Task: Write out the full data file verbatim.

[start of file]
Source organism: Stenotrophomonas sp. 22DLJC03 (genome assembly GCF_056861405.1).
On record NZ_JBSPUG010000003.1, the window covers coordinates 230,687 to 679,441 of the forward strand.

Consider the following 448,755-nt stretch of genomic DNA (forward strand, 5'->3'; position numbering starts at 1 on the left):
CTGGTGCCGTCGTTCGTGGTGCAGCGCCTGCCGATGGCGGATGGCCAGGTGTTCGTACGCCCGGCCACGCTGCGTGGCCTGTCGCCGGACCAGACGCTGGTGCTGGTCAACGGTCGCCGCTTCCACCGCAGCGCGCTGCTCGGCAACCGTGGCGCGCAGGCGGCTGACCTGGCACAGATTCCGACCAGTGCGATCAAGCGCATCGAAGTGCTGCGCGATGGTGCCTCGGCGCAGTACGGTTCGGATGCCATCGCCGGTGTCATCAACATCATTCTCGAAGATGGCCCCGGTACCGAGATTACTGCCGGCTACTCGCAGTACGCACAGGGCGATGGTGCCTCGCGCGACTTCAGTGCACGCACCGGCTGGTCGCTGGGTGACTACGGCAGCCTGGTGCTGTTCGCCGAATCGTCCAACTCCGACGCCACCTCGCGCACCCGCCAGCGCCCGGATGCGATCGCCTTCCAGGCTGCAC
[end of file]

Source organism: Stenotrophomonas sp. 22DLJC03 (genome assembly GCF_056861405.1).
On record NZ_JBSPUG010000003.1, the window covers coordinates 230,687 to 679,441 of the forward strand.

Consider the following 448,755-nt stretch of genomic DNA (forward strand, 5'->3'; position numbering starts at 1 on the left):
CTGGTGCCGTCGTTCGTGGTGCAGCGCCTGCCGATGGCGGATGGCCAGGTGTTCGTACGCCCGGCCACGCTGCGTGGCCTGTCGCCGGACCAGACGCTGGTGCTGGTCAACGGTCGCCGCTTCCACCGCAGCGCGCTGCTCGGCAACCGTGGCGCGCAGGCGGCTGACCTGGCACAGATTCCGACCAGTGCGATCAAGCGCATCGAAGTGCTGCGCGATGGTGCCTCGGCGCAGTACGGTTCGGATGCCATCGCCGGTGTCATCAACATCATTCTCGAAGATGGCCCCGGTACCGAGATTACTGCCGGCTACTCGCAGTACGCACAGGGCGATGGTGCCTCGCGCGACTTCAGTGCACGCACCGGCTGGTCGCTGGGTGACTACGGCAGCCTGGTGCTGTTCGCCGAATCGTCCAACTCCGACGCCACCTCGCGCACCCGCCAGCGCCCGGATGCGATCGCCTTCCAGGCTGCAC